The volunteers who have godchildren/sponsors were able to meet their godchildren. It was really special and exciting to finally be able to put a name to their face, despite some of the difficulties communicating with limited Spanish they have still been able to connect and build friendships.

We joined the children in the dining room for their dinner on our first night and they gave us the most overwhelming welcome. They made a path for us to walk through and clapped, cheered and high-fived us as we walked in – a real celebrity welcome! We did a presentation for them about ourselves, often using some questionable Spanish… We showed them photos of New Zealand and sung Titiro Mai.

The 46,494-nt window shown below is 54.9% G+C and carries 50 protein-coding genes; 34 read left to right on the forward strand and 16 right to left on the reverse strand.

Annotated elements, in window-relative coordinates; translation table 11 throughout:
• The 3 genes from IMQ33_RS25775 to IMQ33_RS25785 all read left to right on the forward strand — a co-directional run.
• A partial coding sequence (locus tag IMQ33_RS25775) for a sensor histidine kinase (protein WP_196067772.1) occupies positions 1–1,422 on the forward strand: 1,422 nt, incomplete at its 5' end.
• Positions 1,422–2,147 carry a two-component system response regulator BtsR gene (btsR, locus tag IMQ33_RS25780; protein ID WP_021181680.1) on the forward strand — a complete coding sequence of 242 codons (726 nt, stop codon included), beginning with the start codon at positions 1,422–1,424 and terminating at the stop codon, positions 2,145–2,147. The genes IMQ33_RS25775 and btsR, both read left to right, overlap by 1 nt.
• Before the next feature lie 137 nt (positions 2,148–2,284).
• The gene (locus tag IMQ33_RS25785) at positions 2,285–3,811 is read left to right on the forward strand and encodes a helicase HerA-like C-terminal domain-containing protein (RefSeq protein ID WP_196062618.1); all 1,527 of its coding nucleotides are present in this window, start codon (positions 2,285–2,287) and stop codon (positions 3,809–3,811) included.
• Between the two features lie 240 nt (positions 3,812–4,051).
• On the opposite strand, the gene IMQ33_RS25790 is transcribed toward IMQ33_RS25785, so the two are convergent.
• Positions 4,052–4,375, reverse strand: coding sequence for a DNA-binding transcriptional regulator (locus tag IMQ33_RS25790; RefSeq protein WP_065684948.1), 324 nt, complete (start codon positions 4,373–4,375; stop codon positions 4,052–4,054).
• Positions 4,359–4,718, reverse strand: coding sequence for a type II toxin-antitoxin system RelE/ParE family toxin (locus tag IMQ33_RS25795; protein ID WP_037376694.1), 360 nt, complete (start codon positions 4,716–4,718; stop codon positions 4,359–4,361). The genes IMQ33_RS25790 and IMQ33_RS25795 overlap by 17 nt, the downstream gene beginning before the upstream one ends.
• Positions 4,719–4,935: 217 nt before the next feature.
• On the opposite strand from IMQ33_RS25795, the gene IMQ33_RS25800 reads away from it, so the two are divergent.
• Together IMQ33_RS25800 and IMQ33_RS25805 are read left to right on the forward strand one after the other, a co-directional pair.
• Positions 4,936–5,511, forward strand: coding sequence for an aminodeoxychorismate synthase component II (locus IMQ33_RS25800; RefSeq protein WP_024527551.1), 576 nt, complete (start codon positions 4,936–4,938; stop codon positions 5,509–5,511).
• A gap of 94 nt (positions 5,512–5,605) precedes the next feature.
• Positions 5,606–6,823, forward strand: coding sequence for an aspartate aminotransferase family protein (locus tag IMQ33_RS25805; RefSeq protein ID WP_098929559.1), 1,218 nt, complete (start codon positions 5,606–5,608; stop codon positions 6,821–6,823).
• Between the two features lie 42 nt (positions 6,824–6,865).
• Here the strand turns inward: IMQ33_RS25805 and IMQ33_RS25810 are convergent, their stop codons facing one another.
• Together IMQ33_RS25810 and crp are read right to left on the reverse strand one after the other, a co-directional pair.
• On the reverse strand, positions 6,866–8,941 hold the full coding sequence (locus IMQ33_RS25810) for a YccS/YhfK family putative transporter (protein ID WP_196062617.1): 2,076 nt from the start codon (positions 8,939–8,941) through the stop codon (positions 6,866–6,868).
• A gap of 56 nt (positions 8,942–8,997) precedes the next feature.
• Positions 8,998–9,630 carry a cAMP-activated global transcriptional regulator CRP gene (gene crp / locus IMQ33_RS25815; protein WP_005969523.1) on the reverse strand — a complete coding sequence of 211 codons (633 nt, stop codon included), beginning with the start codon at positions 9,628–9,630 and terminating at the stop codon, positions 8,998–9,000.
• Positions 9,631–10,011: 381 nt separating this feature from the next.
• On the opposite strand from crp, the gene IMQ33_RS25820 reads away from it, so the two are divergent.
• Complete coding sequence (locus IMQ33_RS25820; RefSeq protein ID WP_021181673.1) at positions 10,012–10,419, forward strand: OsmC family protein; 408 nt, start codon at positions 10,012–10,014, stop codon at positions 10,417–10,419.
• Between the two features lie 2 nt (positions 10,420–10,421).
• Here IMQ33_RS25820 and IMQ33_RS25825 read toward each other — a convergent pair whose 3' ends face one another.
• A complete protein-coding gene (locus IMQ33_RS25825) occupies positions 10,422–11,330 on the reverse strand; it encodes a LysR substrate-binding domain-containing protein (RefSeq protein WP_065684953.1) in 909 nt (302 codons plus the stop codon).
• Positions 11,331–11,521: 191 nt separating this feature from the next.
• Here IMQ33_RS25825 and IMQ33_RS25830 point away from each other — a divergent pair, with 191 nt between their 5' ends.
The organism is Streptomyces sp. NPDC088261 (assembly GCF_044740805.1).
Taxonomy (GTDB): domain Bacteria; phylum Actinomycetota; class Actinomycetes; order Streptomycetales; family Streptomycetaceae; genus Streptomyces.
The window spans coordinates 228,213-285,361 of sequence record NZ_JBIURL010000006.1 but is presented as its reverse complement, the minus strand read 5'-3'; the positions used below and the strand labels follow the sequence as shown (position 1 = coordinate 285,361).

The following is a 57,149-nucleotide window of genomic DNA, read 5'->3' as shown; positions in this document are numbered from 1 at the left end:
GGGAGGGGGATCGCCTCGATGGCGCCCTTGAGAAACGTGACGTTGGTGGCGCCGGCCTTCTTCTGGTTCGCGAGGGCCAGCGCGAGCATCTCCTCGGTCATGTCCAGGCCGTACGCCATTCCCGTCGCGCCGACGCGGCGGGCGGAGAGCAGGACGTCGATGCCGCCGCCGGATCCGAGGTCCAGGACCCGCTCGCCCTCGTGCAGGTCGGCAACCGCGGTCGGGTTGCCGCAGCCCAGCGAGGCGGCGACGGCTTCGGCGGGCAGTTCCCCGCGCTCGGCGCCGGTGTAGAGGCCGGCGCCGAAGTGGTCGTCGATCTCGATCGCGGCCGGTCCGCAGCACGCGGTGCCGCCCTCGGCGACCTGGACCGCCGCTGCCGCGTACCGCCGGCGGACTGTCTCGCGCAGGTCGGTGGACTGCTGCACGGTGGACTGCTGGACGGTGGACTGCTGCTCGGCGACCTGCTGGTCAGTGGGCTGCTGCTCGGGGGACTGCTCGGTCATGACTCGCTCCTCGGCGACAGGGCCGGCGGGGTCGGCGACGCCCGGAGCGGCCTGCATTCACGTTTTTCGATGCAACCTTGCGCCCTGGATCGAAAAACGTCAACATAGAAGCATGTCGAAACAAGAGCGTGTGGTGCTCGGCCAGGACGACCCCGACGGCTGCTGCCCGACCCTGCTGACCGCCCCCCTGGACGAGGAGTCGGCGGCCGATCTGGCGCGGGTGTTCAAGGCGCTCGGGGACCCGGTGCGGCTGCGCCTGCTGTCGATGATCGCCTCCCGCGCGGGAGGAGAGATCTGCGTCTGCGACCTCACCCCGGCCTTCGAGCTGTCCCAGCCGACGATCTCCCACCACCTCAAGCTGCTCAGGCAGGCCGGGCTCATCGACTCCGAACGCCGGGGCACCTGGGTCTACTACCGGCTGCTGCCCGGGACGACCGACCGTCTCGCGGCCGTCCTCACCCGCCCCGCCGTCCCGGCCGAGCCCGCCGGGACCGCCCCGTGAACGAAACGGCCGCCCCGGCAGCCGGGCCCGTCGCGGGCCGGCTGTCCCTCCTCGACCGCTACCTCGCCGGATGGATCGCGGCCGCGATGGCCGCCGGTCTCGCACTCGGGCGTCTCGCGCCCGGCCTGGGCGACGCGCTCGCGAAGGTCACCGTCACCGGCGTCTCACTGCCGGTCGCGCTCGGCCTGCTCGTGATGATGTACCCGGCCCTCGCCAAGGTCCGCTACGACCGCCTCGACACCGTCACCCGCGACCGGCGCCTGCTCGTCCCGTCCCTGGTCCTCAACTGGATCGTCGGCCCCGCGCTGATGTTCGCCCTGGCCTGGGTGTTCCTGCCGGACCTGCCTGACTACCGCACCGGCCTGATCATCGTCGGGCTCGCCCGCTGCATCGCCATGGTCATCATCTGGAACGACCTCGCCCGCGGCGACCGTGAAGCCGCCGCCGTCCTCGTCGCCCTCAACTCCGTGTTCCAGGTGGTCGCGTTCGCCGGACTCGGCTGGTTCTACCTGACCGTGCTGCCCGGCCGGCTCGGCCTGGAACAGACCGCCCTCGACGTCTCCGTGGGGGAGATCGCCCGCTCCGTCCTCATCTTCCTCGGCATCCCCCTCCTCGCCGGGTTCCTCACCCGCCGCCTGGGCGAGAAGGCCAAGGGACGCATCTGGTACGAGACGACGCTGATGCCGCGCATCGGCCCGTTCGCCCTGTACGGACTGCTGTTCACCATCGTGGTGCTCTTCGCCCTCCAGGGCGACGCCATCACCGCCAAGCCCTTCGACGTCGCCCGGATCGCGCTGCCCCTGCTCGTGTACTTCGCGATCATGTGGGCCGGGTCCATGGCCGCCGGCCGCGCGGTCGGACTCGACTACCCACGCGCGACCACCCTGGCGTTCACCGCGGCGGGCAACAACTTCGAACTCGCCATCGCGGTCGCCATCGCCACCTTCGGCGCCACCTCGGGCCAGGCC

Aidee and Kristina held a theatre workshop that was pretty hilarious. They played the animal kingdom game and each kid had to choose an animal and show how it moves, how it sounds and what it would contribute to the kingdom. They came up with some very interesting reasons why they should be allowed in, such as a duck that wanted to eat all the corn and the monkey who wanted to protect everyone.

We were lucky enough to be able to take the kids to the movies to see Rio 2 especially as it was the first time they had ever been to the cinema. Some of the younger ones were so scared even walking up the stairs to the cinema, which was very adorable.




NPH Orphanage Trip - Peru April 2014 - Part 2